Online reviews have been around for a while now, and if you own a business, you’ve probably received at least one comment from a crotchety customer. What have you concluded is the best way to deal with bad reviews?

  • Read it. Get ticked and move on. You cannot win this battle. In most cases, the store is not at fault in any way — the customer is mad because they did not get their way. — Joan Charlene Little, Genesis Jewelry, Muscle Shoals, AL
  • In general, do not engage. But if you must it: A) It cannot be a canned response; people see that you put no effort into it if you just copy and paste the same thing on all bad reviews; and B) it must not be defensive, insincere or patronizing. It should invite the person to speak/email/visit again to clear up any issue. — Casey Gallant, Stephen Gallant Jewelers, Orleans, MA
  • Face it head-on and admit when you’re wrong! — Chuck Kuba, Iowa Diamond, Des Moines, IA
  • I ignore all, great, bad and everything. I read them and discuss the bad ones and learn from them. But never get into a spitting contest with a skunk! — Stephen Ware, Ware Designs, Lafayette, CA
  • Choose your battles wisely. We focus more on highlighting our customers on Facebook to generate a friendly environment. — Theresa Namie, Stephen Vincent Design, Minneapolis, MN
  • B.I.F. Take it head-on and be Brief, Informative and Friendly. — David Blitt, Troy Shoppe Jewellers, Calgary, Alberta, Canada
  • You need to respond to a bad review; you can’t be angry or rude. If necessary, apologize and explain how you solved the problem or what you can do to fix it. — Tom Schowalter, Miners Den Jewelers, Royal Oak, MI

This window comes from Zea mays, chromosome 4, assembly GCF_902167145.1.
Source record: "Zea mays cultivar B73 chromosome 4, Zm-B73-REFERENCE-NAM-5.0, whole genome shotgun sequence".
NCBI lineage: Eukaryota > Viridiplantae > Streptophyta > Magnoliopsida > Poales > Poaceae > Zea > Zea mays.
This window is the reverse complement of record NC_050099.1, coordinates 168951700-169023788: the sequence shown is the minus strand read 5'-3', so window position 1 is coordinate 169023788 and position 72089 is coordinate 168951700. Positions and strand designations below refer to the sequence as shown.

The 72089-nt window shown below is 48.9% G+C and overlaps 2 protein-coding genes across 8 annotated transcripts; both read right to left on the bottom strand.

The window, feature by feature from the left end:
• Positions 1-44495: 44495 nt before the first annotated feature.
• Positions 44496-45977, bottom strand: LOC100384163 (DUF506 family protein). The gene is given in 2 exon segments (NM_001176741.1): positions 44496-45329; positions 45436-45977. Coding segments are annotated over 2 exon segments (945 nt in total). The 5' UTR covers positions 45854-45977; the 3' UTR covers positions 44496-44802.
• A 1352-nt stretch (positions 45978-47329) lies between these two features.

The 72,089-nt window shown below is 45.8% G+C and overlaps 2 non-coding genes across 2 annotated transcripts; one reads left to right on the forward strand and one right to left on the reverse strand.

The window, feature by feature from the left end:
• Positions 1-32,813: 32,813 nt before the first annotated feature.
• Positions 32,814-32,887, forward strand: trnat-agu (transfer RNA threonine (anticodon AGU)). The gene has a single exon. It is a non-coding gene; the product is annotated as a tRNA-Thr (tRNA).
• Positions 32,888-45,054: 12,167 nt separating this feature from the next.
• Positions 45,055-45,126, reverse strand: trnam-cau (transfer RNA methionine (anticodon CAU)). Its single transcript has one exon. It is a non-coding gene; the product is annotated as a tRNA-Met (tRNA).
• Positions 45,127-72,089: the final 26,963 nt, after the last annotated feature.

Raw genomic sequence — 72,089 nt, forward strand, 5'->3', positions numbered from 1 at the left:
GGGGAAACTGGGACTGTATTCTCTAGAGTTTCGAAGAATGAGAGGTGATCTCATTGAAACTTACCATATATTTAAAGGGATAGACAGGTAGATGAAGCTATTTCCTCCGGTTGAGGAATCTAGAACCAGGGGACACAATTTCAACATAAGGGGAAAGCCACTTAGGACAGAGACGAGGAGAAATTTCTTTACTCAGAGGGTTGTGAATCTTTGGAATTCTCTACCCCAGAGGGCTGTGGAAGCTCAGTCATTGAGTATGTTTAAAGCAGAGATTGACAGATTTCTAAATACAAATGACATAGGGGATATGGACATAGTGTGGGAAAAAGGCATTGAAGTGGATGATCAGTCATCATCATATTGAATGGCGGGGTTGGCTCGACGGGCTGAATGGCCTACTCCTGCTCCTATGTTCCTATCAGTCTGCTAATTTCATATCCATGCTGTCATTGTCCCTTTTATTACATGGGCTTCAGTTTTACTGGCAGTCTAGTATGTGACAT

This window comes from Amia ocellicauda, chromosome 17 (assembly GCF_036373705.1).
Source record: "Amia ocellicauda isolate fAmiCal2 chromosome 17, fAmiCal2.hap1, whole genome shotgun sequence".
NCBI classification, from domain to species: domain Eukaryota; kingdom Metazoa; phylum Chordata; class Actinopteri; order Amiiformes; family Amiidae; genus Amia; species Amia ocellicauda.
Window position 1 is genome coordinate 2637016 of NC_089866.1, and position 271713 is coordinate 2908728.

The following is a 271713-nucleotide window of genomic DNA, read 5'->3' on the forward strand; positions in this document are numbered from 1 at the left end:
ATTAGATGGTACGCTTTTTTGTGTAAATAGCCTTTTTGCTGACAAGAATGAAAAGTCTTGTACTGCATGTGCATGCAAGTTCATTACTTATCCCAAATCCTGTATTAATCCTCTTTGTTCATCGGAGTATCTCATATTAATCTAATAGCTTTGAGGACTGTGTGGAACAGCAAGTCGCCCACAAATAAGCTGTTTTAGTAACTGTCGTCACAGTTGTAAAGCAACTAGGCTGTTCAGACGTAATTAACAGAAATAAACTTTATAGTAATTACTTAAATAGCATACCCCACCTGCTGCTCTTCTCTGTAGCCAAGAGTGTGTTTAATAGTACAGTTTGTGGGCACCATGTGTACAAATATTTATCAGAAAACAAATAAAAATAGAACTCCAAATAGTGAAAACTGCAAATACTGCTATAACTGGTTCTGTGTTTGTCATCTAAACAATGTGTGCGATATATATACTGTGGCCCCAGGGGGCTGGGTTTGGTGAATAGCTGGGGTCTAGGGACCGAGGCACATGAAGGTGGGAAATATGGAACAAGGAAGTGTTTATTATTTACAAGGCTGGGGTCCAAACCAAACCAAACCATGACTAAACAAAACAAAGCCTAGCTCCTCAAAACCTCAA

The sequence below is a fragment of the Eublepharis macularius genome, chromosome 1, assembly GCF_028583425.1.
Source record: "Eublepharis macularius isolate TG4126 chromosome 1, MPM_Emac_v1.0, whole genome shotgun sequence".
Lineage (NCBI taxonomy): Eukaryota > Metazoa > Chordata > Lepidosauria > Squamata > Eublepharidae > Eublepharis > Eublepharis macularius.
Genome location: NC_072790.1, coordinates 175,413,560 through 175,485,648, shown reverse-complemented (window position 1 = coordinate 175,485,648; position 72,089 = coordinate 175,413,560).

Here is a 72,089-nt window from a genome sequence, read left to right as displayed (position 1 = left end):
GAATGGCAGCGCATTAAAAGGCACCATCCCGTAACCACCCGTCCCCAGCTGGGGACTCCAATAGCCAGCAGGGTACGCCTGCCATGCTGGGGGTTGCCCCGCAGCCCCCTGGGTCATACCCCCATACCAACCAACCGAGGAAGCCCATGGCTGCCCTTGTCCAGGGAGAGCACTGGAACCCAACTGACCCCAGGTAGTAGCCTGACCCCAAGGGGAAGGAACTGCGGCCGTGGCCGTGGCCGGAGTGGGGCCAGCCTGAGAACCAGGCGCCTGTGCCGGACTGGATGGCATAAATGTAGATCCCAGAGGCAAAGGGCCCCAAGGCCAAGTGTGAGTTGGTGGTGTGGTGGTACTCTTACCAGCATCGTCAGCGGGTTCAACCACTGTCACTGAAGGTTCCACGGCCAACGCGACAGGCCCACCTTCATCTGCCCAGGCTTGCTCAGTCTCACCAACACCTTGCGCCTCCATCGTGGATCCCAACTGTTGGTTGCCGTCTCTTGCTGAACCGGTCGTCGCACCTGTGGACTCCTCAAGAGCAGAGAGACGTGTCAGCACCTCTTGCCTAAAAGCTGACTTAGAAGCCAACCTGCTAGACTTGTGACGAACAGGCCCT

• Apologize, thank them for taking the time to submit the review, promise to use it as a teaching opportunity, offer to handle the customer personally the next time. If the review is too off-the-wall, however, sometimes there’s no way to answer it in a reasonable manner. — Georgie Gleim, Gleim the Jeweler, Palo Alto, CA

  • Approach each negative review individually and ask yourself, “Will responding make this better or worse?” It’s a stressful call to make, but sometimes trying to “fix it” can make it worse. — Kristin Cornwell, Cornwell Jewelers, Athens, OH
  • We usually reach out to that person and ask what we can do to better their experience. If the situation is appropriate, we would then ask if they feel comfortable to leave a new review with their current experience. — Alisha Moore, Toner Jewelers, Overland Park, KS
  • Bad reviews can be an excellent source of credibility and morality. We always respond with the heart to acknowledge the customer angle and offer the best resolution possible. Even if both parties cannot agree on anything, this response shows review readers that we are ready and willing to not only serve them but to go the extra mile to make sure they are happy. — Morgan Bartel, Susann’s Custom Jewelers, Corpus Christi, TX
  • It’s always best to call or contact the reviewer directly to discuss what led to the bad review, what could have been done differently, and determine if anything still can be done to change the reviewer’s mind. If the reviewer is just an angry person who is unreasonable, then chances are nothing will be resolved. But nine times out of 10, people’s minds can be changed and a new, better review posted. — Valerie Naifeh, Naifeh Fine Jewelry, Oklahoma City, OK
  • We rock it old school! There are too many keyboard warriors out there. We like to call the person and ask them to come in and talk about why they were disappointed in us and what we can do to improve our customers’ experience. — Mary Jo Chanski, Hannoush Jewelers, Rutland, VT

This article originally appeared in the January 2018 edition of INSTORE.

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